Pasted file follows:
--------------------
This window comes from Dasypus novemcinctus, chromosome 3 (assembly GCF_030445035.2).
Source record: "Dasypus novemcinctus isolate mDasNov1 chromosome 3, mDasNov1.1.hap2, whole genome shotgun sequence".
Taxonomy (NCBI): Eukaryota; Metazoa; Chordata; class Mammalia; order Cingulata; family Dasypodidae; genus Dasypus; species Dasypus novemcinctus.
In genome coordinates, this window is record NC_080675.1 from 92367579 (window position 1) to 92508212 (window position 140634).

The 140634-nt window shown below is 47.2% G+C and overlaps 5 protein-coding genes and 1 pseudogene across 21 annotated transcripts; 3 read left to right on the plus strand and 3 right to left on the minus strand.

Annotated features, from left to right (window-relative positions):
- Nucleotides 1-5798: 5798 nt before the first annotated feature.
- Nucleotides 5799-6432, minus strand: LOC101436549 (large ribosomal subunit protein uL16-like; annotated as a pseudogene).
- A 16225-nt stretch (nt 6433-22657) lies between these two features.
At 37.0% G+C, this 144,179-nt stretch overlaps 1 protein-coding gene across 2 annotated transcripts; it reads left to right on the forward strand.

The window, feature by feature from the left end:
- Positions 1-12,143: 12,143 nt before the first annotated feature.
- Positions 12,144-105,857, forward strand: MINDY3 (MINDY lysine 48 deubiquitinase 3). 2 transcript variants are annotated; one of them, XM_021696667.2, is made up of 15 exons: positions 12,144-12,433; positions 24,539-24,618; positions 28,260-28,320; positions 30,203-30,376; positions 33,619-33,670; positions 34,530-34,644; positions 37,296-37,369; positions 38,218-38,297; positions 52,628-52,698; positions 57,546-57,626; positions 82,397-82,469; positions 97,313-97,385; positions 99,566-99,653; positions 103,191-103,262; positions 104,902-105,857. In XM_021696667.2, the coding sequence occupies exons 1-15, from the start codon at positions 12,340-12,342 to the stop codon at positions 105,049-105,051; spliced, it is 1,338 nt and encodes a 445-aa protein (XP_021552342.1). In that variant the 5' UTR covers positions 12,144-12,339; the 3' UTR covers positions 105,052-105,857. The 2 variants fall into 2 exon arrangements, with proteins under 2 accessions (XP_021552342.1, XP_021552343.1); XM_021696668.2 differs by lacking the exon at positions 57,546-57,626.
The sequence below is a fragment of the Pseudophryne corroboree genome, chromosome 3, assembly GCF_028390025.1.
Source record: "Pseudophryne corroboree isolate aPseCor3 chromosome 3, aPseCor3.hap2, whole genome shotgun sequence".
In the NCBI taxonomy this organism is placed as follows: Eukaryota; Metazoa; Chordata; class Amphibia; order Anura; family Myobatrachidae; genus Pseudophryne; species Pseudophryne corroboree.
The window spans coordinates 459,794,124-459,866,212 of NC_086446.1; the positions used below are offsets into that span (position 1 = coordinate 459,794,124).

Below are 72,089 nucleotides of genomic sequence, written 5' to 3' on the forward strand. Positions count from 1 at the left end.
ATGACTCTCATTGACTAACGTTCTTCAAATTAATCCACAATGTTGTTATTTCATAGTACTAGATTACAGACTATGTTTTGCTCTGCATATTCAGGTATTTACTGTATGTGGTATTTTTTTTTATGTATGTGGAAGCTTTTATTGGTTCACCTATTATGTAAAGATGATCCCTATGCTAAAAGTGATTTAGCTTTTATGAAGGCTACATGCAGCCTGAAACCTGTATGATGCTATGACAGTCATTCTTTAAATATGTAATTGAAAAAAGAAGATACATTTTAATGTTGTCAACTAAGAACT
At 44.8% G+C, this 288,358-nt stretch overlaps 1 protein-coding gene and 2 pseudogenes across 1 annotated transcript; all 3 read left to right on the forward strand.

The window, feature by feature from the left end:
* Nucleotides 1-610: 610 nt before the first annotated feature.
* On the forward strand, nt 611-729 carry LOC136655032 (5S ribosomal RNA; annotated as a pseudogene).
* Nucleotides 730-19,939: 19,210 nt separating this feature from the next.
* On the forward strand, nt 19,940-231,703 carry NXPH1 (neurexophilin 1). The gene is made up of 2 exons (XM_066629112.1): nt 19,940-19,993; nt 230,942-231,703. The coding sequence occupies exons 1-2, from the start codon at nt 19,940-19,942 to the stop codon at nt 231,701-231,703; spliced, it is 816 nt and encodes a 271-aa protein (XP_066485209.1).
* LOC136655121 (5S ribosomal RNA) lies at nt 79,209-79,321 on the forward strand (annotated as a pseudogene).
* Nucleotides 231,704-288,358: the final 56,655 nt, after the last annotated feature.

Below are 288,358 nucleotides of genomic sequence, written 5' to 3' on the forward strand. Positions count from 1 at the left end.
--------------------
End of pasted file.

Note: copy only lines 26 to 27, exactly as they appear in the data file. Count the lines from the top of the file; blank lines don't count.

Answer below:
* LOC136655121 (5S ribosomal RNA) lies at nt 79,209-79,321 on the forward strand (annotated as a pseudogene).
* Nucleotides 231,704-288,358: the final 56,655 nt, after the last annotated feature.